Environmental Change and Human Adaptation in the Ancient American Southwest

Archaeology provides an ideal avenue for examining long-term processes and interrelationships between human behavior and environmental stability, variation, and change. The American Southwest is particularly well suited for such 'deep-time' investigations because of its comprehensive archaeological record, rich ethnographic and historical data on its peoples, and unmatched reconstructions of multiple environmental variables across a broad range of spatial and temporal scales.
This volume contains a varied and instructive set of studies of human behavioral adaptation to environmental change in the ancient Southwest. It makes significant contributions to southwestern prehistory, settlement pattern studies, agriculture, behavioral ecology, paleo-environmental reconstruction, and statistical and computer-aided modeling. The mix of case studies and syntheses covers the Colorado Plateau, Sonoran Desert, Mogollon Highlands, and Rio Grande Valley and summarizes the work of some of the leading researchers in the region.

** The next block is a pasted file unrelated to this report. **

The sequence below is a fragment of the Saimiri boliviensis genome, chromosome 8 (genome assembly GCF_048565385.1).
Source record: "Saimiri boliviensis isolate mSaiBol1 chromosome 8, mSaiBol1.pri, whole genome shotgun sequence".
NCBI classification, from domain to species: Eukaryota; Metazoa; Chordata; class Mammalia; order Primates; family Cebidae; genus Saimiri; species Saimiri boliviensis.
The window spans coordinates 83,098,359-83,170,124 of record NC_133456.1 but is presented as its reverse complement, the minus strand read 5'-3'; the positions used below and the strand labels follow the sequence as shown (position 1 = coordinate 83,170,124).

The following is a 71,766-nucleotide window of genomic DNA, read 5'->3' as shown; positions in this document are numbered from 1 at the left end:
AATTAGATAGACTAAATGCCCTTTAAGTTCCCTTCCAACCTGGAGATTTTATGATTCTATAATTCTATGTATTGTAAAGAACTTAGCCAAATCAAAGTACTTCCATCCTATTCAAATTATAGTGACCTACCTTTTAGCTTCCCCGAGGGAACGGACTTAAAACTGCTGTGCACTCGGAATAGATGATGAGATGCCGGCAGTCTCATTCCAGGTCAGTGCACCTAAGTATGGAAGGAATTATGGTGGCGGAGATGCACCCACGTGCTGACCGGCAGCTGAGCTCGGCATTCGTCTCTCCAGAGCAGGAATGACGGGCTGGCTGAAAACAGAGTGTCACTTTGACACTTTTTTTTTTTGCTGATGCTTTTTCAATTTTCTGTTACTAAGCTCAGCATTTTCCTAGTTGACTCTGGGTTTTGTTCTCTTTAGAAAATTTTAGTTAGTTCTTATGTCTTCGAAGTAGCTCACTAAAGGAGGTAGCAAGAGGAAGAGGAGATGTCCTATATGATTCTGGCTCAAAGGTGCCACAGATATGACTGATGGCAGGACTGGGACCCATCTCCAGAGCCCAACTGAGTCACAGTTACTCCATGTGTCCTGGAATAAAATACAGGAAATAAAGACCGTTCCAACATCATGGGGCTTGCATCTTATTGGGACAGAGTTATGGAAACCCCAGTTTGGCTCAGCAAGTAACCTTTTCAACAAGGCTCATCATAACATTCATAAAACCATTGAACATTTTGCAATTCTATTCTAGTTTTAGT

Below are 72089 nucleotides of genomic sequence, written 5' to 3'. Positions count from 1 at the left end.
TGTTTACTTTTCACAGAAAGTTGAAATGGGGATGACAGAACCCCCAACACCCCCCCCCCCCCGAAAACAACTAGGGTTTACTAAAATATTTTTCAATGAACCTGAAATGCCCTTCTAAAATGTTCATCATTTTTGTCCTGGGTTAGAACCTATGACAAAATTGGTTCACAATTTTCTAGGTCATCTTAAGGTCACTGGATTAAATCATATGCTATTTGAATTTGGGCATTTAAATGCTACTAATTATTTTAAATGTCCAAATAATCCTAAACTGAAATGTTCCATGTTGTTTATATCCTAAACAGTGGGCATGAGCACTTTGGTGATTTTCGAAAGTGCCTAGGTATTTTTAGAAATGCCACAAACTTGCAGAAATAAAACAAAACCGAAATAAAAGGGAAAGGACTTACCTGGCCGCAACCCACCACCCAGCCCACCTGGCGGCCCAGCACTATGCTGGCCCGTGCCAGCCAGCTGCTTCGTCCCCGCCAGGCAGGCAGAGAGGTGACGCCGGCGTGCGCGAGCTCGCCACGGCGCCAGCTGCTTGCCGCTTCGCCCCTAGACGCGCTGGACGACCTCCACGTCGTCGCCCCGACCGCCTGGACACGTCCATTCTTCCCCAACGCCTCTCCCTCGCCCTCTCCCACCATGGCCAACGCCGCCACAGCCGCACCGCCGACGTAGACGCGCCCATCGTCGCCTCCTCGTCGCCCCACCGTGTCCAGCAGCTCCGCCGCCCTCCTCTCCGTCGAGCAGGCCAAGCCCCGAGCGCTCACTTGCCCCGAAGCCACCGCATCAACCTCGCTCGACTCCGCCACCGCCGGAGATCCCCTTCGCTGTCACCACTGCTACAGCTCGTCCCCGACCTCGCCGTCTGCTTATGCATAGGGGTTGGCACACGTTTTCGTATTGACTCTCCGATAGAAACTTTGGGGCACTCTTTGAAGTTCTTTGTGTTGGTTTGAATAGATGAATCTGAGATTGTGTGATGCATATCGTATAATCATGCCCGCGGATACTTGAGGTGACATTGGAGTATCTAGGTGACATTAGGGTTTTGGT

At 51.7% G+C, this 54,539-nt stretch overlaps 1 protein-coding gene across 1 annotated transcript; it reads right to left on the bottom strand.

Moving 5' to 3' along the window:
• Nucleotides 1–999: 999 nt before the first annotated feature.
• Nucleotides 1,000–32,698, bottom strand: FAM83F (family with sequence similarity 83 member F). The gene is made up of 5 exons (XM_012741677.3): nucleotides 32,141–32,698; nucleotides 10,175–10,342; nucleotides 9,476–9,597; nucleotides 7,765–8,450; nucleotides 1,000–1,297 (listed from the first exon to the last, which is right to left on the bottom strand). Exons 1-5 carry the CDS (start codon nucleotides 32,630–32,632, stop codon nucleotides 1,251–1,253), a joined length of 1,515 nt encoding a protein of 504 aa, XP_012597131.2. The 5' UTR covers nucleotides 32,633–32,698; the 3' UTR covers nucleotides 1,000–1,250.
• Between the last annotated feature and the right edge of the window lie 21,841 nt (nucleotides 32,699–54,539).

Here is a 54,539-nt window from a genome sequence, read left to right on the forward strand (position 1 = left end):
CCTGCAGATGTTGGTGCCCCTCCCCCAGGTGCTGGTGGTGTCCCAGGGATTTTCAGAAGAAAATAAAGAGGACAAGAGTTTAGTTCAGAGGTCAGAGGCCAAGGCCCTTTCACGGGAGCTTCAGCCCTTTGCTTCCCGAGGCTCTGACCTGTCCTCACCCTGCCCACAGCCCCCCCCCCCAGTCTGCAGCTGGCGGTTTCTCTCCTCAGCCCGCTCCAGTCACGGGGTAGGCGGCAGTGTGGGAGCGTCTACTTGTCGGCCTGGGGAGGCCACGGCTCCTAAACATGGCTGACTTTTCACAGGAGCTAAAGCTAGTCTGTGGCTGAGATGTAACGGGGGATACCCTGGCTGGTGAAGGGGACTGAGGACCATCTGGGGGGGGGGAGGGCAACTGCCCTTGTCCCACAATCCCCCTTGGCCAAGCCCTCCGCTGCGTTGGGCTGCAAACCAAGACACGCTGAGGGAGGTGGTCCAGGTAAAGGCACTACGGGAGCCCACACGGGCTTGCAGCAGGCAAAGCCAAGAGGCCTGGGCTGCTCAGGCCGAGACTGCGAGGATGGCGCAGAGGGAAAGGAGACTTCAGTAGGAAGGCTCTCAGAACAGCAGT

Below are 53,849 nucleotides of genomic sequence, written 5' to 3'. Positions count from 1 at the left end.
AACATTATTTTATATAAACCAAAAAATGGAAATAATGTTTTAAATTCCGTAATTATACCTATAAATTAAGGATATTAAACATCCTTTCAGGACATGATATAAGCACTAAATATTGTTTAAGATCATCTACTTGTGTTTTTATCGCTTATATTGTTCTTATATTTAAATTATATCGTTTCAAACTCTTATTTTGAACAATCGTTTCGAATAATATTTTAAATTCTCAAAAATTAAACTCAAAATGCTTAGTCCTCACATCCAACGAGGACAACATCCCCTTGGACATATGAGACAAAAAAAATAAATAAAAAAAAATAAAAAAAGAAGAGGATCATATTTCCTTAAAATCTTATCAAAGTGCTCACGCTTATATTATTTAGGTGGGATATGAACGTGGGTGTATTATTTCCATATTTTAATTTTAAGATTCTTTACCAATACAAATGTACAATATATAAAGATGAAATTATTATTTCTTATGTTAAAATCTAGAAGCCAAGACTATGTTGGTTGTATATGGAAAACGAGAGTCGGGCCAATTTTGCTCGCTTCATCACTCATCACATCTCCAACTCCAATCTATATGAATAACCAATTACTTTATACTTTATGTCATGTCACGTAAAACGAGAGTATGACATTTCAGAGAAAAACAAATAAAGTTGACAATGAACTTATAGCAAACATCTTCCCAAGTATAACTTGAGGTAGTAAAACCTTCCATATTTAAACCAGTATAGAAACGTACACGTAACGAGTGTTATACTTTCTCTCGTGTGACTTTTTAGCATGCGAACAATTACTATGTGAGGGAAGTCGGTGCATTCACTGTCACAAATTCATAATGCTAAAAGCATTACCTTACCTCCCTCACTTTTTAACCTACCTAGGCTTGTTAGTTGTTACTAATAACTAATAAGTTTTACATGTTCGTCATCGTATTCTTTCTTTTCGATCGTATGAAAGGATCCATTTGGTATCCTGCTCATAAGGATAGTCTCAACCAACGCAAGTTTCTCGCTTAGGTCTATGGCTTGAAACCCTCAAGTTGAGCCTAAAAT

David E. Doyel owns and operates Estrella Cultural Research and is adjunct faculty in anthropology at Arizona State University.

Jeffrey S. Dean is professor of dendrochronology (Laboratory of Tree-Ring Research) and professor of anthropology at the University of Arizona, and curator of archaeology for the Arizona State Museum.

Praise and Reviews:

"An excellent contribution to our understanding of human ecology and the prehistory of the American Southwest." — Daniel Larson, California State University, Long Beach

"The authors should be commended for the excellent job the chapters do in showing how environmental change can be used to strengthen our understanding of the past, as all of the social and politiacal processes took place within a variable context that significantly influenced the trajectory of human response. Of interest not only to Southwestern researchers, but to researchers anywhere who want to see how they can astutely examine human-environment interactions."—Journal of Field Archaeology